The Economic Crime and Corporate Transparency Bill (ECCT Bill) which contains, among other things, draft amendments to the Companies Act 2006 to facilitate the reform of Companies House, has reached the final stages of its progress through Parliament. It is next scheduled to be debated on 18 October 2023, and is expected to become law shortly thereafter.
The ECCT Bill follows an initial consultation in 2019, three follow-up consultations in 2020 and the white paper containing the Government's final plans for reform published in February this year (read more in our blog post here).
Even once it has received Royal Assent, most of the provisions of the ECCT Bill will not be brought into force immediately, as both Companies House and companies themselves will need time to prepare for the changes ahead.
The key areas of interest for corporates in the ECCT Bill, which covers a broad range of topics, are summarised below.
Enhanced role and greater powers for Companies House
The reforms will result in the biggest change in the role of Companies House since it was created in 1884, turning it from a largely passive recipient of information to a much more active gatekeeper. Under the draft Companies Act provisions in the ECCT Bill, Companies House will:
- Power to query information – be given the power to query any filings (including company names) that appear to be erroneous, anomalous or suspicious, and which may impact the integrity of the register or the wider business environment. It will also have the power to request further evidence and/or to reject filings;
- Power to remove information from the register – have power to remove material from the register more swiftly and in wider circumstances than is currently the case; and
- Digital filing of information – be able to require all information to be filed electronically.
A number of changes are also being made in relation to the administration of companies, such as company registers and how companies communicate with Companies House. An easy reference snapshot of the Companies House reform proposals can be found here.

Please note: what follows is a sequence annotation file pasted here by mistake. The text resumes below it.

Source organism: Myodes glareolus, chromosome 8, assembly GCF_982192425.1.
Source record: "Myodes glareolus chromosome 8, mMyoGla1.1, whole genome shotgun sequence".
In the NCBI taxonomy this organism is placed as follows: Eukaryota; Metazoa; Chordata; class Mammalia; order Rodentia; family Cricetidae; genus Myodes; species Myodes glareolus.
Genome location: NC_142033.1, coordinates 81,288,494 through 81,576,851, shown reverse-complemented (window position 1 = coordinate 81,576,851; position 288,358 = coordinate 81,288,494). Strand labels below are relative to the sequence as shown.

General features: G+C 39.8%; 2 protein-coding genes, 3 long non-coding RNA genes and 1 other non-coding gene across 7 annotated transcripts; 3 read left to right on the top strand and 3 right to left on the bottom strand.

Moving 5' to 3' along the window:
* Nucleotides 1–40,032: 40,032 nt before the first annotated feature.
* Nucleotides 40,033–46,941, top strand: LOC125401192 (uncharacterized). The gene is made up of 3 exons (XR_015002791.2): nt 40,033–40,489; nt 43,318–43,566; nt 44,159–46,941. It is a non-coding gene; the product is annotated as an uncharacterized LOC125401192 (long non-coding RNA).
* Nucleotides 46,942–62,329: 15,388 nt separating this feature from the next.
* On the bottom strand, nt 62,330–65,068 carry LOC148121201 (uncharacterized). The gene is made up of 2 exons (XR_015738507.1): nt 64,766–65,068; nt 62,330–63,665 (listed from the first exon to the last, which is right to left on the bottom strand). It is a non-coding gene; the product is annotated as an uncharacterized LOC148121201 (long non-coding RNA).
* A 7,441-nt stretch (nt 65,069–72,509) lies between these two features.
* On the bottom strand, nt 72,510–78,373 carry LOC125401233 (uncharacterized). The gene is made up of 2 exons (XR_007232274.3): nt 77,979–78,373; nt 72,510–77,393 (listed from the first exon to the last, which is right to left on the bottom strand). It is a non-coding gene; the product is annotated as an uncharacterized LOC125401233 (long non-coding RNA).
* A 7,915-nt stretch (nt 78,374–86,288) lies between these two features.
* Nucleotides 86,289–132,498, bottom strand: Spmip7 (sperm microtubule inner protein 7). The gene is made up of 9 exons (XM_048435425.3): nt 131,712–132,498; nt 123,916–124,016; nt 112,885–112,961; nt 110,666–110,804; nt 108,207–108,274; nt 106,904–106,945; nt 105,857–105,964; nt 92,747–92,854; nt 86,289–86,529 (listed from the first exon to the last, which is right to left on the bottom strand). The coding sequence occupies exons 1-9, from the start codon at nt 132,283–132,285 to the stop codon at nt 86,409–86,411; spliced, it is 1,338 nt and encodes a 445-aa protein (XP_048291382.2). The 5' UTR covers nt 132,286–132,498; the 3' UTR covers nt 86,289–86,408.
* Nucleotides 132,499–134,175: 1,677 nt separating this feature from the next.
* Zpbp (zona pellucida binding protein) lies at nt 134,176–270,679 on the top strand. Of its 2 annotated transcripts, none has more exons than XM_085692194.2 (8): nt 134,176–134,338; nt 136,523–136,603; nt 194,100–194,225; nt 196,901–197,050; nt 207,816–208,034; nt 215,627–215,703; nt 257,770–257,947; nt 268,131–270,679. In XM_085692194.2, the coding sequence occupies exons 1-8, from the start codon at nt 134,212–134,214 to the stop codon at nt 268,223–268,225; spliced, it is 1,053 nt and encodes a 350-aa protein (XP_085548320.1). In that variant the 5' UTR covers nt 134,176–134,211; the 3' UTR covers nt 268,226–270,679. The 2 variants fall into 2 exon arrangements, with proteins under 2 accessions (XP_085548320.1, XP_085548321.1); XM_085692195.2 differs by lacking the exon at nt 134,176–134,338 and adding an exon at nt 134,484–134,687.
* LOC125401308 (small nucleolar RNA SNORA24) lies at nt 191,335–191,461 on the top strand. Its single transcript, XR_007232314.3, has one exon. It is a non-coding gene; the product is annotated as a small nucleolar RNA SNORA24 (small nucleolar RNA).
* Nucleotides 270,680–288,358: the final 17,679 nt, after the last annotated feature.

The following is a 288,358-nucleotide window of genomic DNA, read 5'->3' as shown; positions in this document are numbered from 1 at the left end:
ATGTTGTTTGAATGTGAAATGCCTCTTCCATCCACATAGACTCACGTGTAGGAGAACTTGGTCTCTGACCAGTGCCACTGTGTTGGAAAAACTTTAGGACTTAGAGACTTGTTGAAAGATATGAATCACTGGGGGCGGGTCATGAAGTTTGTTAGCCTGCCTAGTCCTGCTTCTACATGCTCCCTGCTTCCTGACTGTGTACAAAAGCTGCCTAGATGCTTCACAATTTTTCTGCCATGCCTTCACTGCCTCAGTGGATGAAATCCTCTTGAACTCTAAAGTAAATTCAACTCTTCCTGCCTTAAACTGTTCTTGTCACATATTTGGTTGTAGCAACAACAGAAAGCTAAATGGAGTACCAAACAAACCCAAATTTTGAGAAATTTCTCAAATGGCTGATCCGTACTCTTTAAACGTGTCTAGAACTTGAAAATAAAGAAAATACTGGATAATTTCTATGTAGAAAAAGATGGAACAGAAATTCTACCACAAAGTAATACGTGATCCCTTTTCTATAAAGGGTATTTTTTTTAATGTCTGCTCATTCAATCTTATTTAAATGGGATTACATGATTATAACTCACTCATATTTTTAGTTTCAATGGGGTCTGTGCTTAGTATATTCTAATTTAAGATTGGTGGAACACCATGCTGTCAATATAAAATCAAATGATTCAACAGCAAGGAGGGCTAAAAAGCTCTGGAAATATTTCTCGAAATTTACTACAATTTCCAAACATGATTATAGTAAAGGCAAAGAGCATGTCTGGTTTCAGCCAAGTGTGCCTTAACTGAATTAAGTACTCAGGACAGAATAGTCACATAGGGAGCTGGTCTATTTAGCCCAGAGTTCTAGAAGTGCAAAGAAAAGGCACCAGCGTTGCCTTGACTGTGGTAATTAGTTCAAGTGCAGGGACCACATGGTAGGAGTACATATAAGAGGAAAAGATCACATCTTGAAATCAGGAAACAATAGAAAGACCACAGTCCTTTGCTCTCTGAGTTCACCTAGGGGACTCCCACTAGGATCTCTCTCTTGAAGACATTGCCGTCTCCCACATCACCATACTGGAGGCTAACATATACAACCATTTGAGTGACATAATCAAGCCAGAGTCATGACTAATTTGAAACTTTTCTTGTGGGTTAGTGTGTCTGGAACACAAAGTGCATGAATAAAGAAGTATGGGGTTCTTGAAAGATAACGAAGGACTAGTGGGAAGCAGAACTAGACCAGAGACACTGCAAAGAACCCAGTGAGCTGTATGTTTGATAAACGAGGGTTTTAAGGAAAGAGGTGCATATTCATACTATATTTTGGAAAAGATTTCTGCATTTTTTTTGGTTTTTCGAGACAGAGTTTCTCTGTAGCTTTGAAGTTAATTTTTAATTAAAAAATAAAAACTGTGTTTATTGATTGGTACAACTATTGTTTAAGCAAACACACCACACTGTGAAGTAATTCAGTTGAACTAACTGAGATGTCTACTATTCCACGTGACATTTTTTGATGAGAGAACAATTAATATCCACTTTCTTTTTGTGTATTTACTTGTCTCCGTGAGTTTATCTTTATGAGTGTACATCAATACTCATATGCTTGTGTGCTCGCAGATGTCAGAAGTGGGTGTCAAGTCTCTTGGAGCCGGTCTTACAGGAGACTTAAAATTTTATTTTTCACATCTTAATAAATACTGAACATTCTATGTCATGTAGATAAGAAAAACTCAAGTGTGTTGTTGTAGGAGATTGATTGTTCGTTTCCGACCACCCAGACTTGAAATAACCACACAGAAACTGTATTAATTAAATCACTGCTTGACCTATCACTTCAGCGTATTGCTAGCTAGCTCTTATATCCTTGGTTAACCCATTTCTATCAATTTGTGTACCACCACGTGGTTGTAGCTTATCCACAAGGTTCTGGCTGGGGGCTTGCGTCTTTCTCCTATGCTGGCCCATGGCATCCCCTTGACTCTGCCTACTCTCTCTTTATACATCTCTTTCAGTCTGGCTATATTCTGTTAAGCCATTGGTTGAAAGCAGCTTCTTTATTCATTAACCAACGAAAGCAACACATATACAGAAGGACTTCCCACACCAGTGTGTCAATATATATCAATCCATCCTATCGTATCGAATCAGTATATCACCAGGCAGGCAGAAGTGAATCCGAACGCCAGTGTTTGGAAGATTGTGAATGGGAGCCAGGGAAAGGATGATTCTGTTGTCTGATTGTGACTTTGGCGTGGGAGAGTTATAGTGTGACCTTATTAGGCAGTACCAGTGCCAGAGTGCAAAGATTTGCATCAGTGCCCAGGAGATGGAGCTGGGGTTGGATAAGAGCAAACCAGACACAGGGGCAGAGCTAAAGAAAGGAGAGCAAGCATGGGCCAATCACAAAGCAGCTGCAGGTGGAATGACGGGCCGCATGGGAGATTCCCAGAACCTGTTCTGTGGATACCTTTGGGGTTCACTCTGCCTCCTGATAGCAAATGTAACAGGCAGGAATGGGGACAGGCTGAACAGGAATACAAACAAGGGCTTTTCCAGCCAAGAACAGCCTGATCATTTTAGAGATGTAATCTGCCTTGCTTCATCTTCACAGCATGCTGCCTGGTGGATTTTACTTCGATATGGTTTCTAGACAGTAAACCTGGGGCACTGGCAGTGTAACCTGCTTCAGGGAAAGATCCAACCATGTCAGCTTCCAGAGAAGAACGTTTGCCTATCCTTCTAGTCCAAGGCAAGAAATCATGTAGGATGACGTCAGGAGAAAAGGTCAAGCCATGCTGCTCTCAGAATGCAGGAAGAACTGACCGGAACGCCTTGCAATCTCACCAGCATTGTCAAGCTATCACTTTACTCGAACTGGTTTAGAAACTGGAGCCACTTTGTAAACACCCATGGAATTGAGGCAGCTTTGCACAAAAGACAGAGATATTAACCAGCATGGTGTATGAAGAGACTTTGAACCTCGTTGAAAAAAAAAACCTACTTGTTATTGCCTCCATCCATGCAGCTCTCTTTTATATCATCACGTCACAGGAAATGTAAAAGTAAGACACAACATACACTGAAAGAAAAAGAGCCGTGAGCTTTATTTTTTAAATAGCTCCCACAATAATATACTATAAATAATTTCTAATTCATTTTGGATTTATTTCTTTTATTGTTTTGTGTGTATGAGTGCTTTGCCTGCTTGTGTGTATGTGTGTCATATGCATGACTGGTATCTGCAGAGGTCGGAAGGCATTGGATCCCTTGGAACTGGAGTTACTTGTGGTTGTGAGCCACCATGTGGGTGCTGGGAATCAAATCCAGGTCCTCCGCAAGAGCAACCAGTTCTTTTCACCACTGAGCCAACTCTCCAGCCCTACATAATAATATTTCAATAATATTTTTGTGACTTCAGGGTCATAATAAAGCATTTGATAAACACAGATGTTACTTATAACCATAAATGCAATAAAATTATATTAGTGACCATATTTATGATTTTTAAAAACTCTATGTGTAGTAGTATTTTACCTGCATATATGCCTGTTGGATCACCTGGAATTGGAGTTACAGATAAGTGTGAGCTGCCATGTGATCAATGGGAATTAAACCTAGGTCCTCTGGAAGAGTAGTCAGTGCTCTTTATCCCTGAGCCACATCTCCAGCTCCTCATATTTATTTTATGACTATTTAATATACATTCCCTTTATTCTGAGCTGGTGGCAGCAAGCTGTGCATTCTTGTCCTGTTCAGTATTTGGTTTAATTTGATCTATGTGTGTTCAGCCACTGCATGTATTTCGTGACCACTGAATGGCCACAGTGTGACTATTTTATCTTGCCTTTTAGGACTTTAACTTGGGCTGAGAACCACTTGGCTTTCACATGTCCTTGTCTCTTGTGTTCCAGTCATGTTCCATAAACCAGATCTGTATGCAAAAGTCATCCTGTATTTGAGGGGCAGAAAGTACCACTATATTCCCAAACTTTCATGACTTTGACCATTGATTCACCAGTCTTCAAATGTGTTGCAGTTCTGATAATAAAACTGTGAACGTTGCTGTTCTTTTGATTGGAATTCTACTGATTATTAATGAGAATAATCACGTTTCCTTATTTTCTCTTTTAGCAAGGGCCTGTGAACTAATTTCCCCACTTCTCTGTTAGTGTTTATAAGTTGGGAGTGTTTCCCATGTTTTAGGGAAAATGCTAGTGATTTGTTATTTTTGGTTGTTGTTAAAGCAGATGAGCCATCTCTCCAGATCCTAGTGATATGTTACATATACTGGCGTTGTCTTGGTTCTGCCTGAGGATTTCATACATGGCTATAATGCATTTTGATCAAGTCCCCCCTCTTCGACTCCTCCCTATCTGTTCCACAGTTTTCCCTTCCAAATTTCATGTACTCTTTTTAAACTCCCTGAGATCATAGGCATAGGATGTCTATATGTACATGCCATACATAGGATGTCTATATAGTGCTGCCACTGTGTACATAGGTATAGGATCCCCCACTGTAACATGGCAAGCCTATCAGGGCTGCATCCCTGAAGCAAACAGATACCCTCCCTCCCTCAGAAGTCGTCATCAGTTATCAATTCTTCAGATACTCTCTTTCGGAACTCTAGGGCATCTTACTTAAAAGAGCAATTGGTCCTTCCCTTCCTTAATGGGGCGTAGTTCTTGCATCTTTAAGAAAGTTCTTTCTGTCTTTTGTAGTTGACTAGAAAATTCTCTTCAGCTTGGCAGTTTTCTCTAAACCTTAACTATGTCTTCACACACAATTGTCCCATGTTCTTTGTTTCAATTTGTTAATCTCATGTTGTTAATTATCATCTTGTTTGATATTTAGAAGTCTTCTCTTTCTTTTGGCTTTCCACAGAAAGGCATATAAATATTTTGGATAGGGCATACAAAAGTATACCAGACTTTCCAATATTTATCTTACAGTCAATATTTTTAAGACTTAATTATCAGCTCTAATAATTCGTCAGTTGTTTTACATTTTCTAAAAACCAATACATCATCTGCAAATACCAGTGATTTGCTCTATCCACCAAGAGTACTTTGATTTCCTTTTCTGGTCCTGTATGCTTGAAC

Identity verification requirements will be introduced for all new and existing company directors (and equivalents for other entities), people with significant control (PSCs) and those filing information with Companies House. UK company formation agents that register with Companies House will be able to conduct these checks.
The ECCT Bill also contains provisions introducing registration and transparency requirements for limited partnerships. The proposals follow reforms proposed by the government to UK limited partnership law in April 2018 to strengthen the legal framework and limit the risk of limited partnerships being used for illicit activities (see our corporate update 2018/9).
Corporate criminal liability
The government is also using the ECCT Bill to significantly reform corporate criminal liability in two ways. It will:
- Identification principle – amend the "identification" principle for certain economic crimes. The government's intention is to make it easier to prosecute companies and partnerships for economic crime offences. Currently, a company may be criminally liable for the acts of its officers or employees. However, under the "identification" principle, for many offences – including fraud – that will only be the case if a prosecutor can identify an individual(s) whose conduct, and state of mind, can be attributed to the company, such that they represent the company's "directing mind and will". The ECCT Bill will impose criminal liability on body corporates and partnerships for economic crime offences committed by their "senior managers" (read more in our blog post here); and
- Failure to prevent fraud – introduce a new strict liability offence of failure to prevent fraud for large corporates, LLPs and partnerships (including those incorporated outside the UK). An organisation will be liable under the new provisions if a fraud offence is committed by an employee, agent or subsidiary and it did not have reasonable fraud prevention procedures in place (read more in our blog post here).
The content of this article is intended to provide a general guide to the subject matter. Specialist advice should be sought about your specific circumstances.